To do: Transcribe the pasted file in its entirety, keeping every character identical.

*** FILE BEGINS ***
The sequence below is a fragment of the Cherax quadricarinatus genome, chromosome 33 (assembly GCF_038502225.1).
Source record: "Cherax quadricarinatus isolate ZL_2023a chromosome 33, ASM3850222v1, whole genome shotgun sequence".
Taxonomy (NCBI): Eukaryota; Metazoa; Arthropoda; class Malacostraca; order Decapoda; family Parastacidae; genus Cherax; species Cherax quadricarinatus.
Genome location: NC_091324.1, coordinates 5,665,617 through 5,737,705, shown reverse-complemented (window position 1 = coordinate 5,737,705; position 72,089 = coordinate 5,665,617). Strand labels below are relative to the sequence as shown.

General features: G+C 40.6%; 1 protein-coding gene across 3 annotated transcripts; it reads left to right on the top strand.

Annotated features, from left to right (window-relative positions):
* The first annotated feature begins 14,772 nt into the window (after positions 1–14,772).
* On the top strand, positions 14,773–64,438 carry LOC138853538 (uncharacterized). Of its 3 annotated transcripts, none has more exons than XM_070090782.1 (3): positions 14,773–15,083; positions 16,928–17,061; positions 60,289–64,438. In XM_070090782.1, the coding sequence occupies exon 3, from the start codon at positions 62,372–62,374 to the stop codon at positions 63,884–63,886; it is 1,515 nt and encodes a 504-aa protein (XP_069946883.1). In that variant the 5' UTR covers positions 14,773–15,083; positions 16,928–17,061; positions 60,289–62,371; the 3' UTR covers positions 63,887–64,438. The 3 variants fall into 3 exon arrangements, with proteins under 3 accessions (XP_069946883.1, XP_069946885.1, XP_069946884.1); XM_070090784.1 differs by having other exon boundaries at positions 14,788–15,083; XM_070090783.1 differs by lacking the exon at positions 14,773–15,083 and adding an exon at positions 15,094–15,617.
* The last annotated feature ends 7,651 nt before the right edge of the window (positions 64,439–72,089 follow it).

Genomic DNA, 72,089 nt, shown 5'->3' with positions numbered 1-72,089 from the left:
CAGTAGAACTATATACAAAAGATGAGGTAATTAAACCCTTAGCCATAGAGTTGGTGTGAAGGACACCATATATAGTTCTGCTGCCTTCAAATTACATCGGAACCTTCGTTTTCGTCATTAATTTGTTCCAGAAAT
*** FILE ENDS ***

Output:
The sequence below is a fragment of the Cherax quadricarinatus genome, chromosome 33 (assembly GCF_038502225.1).
Source record: "Cherax quadricarinatus isolate ZL_2023a chromosome 33, ASM3850222v1, whole genome shotgun sequence".
Taxonomy (NCBI): Eukaryota; Metazoa; Arthropoda; class Malacostraca; order Decapoda; family Parastacidae; genus Cherax; species Cherax quadricarinatus.
Genome location: NC_091324.1, coordinates 5,665,617 through 5,737,705, shown reverse-complemented (window position 1 = coordinate 5,737,705; position 72,089 = coordinate 5,665,617). Strand labels below are relative to the sequence as shown.

General features: G+C 40.6%; 1 protein-coding gene across 3 annotated transcripts; it reads left to right on the top strand.

Annotated features, from left to right (window-relative positions):
* The first annotated feature begins 14,772 nt into the window (after positions 1–14,772).
* On the top strand, positions 14,773–64,438 carry LOC138853538 (uncharacterized). Of its 3 annotated transcripts, none has more exons than XM_070090782.1 (3): positions 14,773–15,083; positions 16,928–17,061; positions 60,289–64,438. In XM_070090782.1, the coding sequence occupies exon 3, from the start codon at positions 62,372–62,374 to the stop codon at positions 63,884–63,886; it is 1,515 nt and encodes a 504-aa protein (XP_069946883.1). In that variant the 5' UTR covers positions 14,773–15,083; positions 16,928–17,061; positions 60,289–62,371; the 3' UTR covers positions 63,887–64,438. The 3 variants fall into 3 exon arrangements, with proteins under 3 accessions (XP_069946883.1, XP_069946885.1, XP_069946884.1); XM_070090784.1 differs by having other exon boundaries at positions 14,788–15,083; XM_070090783.1 differs by lacking the exon at positions 14,773–15,083 and adding an exon at positions 15,094–15,617.
* The last annotated feature ends 7,651 nt before the right edge of the window (positions 64,439–72,089 follow it).

Genomic DNA, 72,089 nt, shown 5'->3' with positions numbered 1-72,089 from the left:
CAGTAGAACTATATACAAAAGATGAGGTAATTAAACCCTTAGCCATAGAGTTGGTGTGAAGGACACCATATATAGTTCTGCTGCCTTCAAATTACATCGGAACCTTCGTTTTCGTCATTAATTTGTTCCAGAAAT